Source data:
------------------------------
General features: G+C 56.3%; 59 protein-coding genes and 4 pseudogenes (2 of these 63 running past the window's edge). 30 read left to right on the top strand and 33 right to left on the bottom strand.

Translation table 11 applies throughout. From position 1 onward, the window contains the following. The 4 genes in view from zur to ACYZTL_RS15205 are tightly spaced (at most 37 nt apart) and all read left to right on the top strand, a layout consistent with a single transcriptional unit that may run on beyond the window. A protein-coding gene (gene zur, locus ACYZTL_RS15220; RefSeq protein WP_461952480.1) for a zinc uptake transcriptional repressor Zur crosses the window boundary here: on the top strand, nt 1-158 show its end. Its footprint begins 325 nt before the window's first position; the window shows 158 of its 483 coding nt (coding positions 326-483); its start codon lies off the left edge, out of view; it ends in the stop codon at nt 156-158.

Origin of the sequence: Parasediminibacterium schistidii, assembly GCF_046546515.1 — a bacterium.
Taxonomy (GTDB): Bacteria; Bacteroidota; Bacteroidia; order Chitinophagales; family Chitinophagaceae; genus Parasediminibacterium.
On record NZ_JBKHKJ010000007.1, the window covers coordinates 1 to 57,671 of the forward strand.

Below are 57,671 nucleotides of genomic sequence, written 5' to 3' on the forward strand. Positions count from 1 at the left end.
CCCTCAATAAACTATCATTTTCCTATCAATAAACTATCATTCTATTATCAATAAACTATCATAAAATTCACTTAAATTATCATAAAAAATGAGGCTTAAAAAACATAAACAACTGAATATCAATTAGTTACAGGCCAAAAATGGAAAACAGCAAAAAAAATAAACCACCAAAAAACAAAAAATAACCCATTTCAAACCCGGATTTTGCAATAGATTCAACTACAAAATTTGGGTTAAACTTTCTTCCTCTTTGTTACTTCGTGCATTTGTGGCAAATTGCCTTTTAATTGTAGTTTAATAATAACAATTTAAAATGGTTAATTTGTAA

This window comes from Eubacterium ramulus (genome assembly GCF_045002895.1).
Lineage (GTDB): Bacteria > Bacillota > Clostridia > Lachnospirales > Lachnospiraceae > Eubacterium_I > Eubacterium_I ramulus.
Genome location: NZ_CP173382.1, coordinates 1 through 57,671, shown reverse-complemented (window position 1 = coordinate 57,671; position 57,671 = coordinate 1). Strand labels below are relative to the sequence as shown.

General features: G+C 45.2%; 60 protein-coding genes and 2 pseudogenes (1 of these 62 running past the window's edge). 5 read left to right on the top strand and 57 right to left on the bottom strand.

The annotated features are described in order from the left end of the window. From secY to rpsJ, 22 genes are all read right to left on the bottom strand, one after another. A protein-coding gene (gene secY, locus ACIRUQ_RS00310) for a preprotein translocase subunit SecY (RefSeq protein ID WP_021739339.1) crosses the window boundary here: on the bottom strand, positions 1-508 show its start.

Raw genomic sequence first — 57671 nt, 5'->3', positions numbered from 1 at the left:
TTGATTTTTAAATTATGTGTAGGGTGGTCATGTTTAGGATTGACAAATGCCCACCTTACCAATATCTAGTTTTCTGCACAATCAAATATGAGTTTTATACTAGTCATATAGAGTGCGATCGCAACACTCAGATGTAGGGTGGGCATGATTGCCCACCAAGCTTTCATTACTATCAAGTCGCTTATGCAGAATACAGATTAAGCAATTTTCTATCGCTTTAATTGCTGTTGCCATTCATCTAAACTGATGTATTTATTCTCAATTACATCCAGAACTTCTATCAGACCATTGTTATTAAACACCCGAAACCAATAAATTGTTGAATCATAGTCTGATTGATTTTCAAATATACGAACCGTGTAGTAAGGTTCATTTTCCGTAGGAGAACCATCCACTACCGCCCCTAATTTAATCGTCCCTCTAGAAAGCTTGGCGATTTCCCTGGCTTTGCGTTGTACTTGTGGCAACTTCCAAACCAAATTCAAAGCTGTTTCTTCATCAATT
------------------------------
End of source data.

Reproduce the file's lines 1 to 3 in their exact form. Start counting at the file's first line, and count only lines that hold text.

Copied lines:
General features: G+C 56.3%; 59 protein-coding genes and 4 pseudogenes (2 of these 63 running past the window's edge). 30 read left to right on the top strand and 33 right to left on the bottom strand.

Translation table 11 applies throughout. From position 1 onward, the window contains the following. The 4 genes in view from zur to ACYZTL_RS15205 are tightly spaced (at most 37 nt apart) and all read left to right on the top strand, a layout consistent with a single transcriptional unit that may run on beyond the window. A protein-coding gene (gene zur, locus ACYZTL_RS15220; RefSeq protein WP_461952480.1) for a zinc uptake transcriptional repressor Zur crosses the window boundary here: on the top strand, nt 1-158 show its end. Its footprint begins 325 nt before the window's first position; the window shows 158 of its 483 coding nt (coding positions 326-483); its start codon lies off the left edge, out of view; it ends in the stop codon at nt 156-158.

Origin of the sequence: Parasediminibacterium schistidii, assembly GCF_046546515.1 — a bacterium.